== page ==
NEW CITY, N.Y. -- With the deadline to file New York State income taxes quickly approaching, State Sen. David Carlucci (D–Rockland/Westchester) announced Wednesday that there is still time for New Yorkers who have yet to file their state income taxes to make a donation designed to end the stigma of mental illness.
The tax check-off box, seen on income tax forms as The Mental Illness Anti-Stigma Fund, was signed into law on Nov. 21, 2015 and was sponsored by Carlucci. Prior to its enactment, the bill to create the Mental Illness Anti-Stigma Fund had been pursued by mental health advocates for years, but now New Yorkers have a way to support mental health educational programs and services.
This law is the first of its kind in the nation as it relates to providing funding to support anti-stigma education. The National Alliance on Mental Illness (NAMI) recognized Carlucci's law in its 2015 review of mental health legislation from across the country, designating it as New York State's only mental health law last year to earn a Gold Star for being innovative and exceptional.
All donations collected from taxpayers will be administered through the New York State Office of Mental Health, organizations or non-profits.
"As New Yorkers hurry to fill out their taxes before the April 18 deadline, it's important they realize how they can help contribute to ending the stigma of mental illness by making a tax-deductible donation. The stigma of mental illness prevents those suffering in silence from getting the treatment that they need, but now we can utilize a permanent funding source for programs, services and public service announcements that break down these hurtful stigmas," said Senator Carlucci.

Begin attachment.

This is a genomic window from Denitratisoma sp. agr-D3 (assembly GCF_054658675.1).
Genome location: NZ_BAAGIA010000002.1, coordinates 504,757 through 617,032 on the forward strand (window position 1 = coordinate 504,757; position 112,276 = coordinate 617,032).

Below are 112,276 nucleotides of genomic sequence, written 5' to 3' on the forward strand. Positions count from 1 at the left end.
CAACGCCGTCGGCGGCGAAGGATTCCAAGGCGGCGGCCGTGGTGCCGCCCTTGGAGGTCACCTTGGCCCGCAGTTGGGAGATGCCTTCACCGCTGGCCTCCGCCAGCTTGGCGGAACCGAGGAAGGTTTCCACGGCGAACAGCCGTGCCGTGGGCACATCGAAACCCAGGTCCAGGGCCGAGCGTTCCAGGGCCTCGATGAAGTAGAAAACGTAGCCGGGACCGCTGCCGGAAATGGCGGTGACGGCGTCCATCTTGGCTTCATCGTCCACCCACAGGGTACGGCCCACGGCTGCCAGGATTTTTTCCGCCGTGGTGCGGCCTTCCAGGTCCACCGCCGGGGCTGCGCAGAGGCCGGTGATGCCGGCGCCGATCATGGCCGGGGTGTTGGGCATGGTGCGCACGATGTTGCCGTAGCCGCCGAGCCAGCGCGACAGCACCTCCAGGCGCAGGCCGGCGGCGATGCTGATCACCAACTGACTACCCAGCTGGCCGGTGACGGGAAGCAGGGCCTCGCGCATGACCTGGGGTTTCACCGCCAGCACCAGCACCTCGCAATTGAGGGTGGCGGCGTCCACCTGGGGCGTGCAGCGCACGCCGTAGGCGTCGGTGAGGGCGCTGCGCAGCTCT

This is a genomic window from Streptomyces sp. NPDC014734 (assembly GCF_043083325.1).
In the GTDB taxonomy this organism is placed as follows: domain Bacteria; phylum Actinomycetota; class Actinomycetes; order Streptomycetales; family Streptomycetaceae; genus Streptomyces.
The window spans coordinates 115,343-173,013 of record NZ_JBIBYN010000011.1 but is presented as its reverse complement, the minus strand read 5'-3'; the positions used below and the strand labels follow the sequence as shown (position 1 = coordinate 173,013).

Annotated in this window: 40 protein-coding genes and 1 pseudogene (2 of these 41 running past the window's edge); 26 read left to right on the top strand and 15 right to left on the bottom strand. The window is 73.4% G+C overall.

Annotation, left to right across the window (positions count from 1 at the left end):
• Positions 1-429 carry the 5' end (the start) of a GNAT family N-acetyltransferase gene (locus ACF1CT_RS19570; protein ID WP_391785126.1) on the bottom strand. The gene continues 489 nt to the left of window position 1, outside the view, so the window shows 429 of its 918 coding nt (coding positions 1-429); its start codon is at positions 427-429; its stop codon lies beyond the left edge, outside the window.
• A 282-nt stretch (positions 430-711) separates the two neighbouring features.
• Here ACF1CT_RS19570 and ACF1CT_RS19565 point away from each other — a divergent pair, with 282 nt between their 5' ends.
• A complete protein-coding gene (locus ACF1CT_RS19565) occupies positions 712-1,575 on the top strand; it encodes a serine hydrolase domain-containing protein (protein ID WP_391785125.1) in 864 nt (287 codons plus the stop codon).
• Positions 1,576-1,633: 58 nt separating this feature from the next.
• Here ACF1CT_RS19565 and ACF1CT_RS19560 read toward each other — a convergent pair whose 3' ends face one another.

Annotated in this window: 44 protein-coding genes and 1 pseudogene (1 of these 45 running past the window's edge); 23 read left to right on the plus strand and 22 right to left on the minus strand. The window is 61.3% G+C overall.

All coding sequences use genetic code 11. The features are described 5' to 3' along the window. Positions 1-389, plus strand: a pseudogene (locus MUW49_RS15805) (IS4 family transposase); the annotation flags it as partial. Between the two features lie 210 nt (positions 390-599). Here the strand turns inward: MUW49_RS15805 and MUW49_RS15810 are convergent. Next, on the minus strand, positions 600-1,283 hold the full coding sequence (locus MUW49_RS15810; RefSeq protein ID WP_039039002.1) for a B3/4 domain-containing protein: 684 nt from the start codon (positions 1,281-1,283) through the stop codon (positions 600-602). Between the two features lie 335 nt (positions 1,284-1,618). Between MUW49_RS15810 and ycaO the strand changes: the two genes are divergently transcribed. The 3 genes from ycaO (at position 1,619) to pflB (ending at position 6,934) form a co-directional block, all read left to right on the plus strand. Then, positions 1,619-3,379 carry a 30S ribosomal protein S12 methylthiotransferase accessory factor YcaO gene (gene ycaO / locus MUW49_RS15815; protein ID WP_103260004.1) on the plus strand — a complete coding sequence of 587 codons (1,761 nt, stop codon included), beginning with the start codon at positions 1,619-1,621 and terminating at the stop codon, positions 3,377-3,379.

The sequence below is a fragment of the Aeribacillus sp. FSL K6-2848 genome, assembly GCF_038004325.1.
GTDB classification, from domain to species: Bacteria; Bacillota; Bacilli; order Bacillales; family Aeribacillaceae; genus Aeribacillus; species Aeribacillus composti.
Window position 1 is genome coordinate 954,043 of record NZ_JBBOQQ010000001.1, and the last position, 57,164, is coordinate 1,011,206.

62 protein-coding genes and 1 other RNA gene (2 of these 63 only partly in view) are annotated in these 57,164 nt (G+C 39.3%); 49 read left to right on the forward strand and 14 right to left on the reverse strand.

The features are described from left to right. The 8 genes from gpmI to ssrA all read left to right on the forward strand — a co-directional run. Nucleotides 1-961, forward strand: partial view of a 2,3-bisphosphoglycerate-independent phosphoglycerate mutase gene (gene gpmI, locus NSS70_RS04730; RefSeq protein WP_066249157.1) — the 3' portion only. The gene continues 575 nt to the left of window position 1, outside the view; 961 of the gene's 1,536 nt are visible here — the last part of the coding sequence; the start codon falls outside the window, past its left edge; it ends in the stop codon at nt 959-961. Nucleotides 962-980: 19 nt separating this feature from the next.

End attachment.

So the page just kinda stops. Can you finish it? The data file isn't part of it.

“Everyone is either directly or indirectly impacted by mental illness. The stigma and discrimination of the illness plays a significant role in people not receiving the help they may desperately need. This landmark legislation provides a great opportunity to break down the walls of stigma and discrimination of mental illness by donating to an anti-stigma fund,” said Glenn Liebman, chief executive officer of the Mental Health Association in New York State, Inc.
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